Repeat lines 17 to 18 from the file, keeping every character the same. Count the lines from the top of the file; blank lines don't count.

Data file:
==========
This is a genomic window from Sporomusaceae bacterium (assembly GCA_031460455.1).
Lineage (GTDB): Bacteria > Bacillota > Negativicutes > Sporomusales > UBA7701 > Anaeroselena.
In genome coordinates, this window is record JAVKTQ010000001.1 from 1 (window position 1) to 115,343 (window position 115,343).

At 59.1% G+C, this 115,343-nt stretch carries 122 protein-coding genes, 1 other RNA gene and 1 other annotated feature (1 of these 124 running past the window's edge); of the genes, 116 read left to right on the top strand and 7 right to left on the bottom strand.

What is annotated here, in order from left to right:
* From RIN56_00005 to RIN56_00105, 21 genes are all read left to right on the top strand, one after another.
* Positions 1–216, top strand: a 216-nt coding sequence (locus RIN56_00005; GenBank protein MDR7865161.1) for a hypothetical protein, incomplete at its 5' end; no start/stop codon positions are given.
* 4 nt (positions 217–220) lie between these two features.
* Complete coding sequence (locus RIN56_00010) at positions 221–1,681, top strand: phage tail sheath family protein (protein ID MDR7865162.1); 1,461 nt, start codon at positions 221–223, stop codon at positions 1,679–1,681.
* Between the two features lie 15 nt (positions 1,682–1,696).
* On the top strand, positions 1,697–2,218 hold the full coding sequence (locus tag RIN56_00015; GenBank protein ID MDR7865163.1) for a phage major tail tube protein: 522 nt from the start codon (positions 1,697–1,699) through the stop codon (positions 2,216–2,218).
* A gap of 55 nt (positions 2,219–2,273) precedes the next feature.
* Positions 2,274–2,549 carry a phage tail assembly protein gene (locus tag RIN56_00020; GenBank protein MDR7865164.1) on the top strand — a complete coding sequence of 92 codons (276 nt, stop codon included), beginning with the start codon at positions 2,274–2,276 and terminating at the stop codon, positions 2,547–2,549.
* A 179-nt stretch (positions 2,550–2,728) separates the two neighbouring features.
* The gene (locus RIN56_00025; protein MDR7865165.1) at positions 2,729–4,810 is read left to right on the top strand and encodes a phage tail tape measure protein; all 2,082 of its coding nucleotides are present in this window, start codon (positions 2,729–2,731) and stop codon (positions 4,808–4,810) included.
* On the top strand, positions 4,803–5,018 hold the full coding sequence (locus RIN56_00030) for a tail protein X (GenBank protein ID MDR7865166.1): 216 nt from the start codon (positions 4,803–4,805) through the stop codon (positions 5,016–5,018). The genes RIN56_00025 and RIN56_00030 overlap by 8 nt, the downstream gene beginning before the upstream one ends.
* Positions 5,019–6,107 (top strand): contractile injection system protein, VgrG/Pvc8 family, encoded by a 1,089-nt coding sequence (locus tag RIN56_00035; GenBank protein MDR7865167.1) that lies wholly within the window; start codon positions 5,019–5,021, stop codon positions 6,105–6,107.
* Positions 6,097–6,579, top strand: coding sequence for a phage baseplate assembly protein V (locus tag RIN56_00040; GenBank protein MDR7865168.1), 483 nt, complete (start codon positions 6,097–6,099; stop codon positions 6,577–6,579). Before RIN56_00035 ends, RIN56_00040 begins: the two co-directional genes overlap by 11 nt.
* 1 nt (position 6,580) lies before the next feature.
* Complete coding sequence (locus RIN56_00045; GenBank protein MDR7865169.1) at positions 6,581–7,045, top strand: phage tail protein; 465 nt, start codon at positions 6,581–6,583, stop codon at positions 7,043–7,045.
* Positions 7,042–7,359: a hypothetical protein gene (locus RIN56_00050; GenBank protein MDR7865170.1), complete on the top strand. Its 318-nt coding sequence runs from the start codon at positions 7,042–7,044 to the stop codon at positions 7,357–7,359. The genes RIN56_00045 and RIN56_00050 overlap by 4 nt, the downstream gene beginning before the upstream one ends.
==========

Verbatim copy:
* Positions 5,019–6,107 (top strand): contractile injection system protein, VgrG/Pvc8 family, encoded by a 1,089-nt coding sequence (locus tag RIN56_00035; GenBank protein MDR7865167.1) that lies wholly within the window; start codon positions 5,019–5,021, stop codon positions 6,105–6,107.
* Positions 6,097–6,579, top strand: coding sequence for a phage baseplate assembly protein V (locus tag RIN56_00040; GenBank protein MDR7865168.1), 483 nt, complete (start codon positions 6,097–6,099; stop codon positions 6,577–6,579). Before RIN56_00035 ends, RIN56_00040 begins: the two co-directional genes overlap by 11 nt.